Home>Discussions>INSULATION & HVAC>Insulating crawl space between 1st and 2nd floor
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Karl
Insulating crawl space between 1st and 2nd floor
Karl

We've been rehabbing our 1930's 4-square house since we moved in here in Western New York State (we get plenty of winter). As part of that process, I've lowered the ceiling from 10 feet to 8 feet in the bathroom and will be in the adjoining laundry room (they're both side rooms and it didn't make sense to me to heat the extra cubic feet). As this essentially creates a 2 foot crawl space between the 1st and 2nd floors, this does bring up 2 questions:

1) Should I be insulating the ceilings of both rooms (and could it be roll insulation) since the crawl space is not heated?

2) Both have an exterior wall, I plan on using fiberglass batts with a vapor barrier between the studs. Can I leave the paper facing exposed above the ceiling or am I supposed to enclose that with wallboard too?

HandyAndyInMtAiry
Re: Insulating crawl space between 1st and 2nd floor
HandyAndyInMtAiry

You should not insulate that area. Heat rises and you will want that heat that is rising thru to the second floor. That is the way the floor is heated.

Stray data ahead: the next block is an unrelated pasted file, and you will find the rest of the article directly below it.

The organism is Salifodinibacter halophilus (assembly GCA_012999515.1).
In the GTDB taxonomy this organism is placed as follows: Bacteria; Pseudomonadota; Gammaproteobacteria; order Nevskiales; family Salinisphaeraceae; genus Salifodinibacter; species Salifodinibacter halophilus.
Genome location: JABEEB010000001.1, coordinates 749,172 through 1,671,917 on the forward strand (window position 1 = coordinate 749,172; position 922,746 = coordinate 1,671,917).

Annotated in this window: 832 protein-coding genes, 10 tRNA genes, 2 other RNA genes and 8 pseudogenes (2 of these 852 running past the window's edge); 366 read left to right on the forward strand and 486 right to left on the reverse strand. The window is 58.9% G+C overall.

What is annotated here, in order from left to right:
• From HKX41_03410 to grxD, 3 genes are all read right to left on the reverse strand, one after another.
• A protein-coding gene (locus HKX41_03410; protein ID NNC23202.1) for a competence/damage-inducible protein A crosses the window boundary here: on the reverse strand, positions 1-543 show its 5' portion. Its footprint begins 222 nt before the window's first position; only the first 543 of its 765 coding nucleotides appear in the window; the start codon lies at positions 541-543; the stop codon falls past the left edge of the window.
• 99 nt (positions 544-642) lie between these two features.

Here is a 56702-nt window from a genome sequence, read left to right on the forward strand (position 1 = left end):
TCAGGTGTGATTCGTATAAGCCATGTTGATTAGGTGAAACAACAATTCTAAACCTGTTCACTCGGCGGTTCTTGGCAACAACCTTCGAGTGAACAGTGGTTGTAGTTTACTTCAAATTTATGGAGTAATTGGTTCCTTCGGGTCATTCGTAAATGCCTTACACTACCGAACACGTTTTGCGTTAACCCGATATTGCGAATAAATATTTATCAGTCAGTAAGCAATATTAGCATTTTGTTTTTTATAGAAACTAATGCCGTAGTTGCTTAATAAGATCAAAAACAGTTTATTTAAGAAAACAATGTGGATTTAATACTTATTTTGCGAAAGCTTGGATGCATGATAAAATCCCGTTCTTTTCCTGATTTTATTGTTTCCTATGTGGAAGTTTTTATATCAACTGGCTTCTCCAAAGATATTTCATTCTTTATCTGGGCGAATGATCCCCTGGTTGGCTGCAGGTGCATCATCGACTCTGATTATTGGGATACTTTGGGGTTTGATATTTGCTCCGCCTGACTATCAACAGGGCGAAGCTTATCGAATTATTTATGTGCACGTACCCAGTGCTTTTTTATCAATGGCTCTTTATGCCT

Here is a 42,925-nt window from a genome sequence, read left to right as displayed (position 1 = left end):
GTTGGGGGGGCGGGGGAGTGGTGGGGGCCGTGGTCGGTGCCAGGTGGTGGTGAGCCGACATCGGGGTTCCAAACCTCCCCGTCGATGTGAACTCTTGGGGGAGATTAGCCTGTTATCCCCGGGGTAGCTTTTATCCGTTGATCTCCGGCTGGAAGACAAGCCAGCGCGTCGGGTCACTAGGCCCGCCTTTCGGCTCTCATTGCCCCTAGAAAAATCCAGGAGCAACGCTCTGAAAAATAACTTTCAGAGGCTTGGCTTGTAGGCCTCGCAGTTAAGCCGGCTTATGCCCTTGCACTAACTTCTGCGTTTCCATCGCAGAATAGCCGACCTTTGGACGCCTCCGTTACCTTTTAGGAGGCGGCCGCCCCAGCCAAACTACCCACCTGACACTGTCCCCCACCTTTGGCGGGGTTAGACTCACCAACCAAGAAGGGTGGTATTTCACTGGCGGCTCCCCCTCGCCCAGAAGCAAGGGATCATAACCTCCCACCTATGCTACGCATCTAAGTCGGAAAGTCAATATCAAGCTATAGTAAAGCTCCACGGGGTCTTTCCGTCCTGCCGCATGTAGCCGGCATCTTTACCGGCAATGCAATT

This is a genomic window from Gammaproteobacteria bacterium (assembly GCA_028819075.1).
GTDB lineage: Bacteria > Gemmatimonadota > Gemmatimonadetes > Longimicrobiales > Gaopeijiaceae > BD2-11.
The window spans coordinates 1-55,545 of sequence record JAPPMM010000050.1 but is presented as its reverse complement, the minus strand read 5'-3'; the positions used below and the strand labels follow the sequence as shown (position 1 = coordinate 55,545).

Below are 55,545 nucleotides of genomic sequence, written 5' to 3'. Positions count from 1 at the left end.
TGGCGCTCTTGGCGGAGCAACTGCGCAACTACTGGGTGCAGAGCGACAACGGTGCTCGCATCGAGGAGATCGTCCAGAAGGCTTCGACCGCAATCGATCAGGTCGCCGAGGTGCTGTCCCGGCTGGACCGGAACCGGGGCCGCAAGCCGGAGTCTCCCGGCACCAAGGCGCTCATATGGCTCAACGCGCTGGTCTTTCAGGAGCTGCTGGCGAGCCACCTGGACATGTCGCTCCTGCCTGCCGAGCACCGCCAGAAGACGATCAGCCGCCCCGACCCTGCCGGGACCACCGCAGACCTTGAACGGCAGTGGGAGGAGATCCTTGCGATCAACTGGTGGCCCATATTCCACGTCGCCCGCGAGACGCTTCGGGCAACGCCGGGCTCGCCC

I am assuming that you have plaster walls. If you do, do not bother removing that to try and gain an insulation R-Value in only 4 inches of vertical space. The plaster wall gives you more that insulation and sheetrock will give. Another plus to this is that mold will not grow on plaster. Just caulk around the windows and ensure there are no cracks or holes that have been missed. Fill them with foam or caulk. You do not want to use a vapor barrier in the stud bays, these houses were designed to breathe and not be air tight. This keeps the mold from growing, and keeps the structurecool in the summer.

Handy Andy In Mt Airy NC

Andrew

Clarence
Re: Insulating crawl space between 1st and 2nd floor
Clarence
HandyAndyInMtAiry wrote:

You should not insulate that area. Heat rises and you will want that heat that is rising thru to the second floor. That is the way the floor is heated.

I am assuming that you have plaster walls. If you do, do not bother removing that to try and gain an insulation R-Value in only 4 inches of vertical space. The plaster wall gives you more that insulation and sheetrock will give. Another plus to this is that mold will not grow on plaster. Just caulk around the windows and ensure there are no cracks or holes that have been missed. Fill them with foam or caulk. You do not want to use a vapor barrier in the stud bays, these houses were designed to breathe and not be air tight. This keeps the mold from growing, and keeps the structurecool in the summer.

Handy Andy In Mt Airy NC

Andrew

Plaster has 0 insulating value.

Plaster will retain Heat / Cold but does not add or subtract insulating value.

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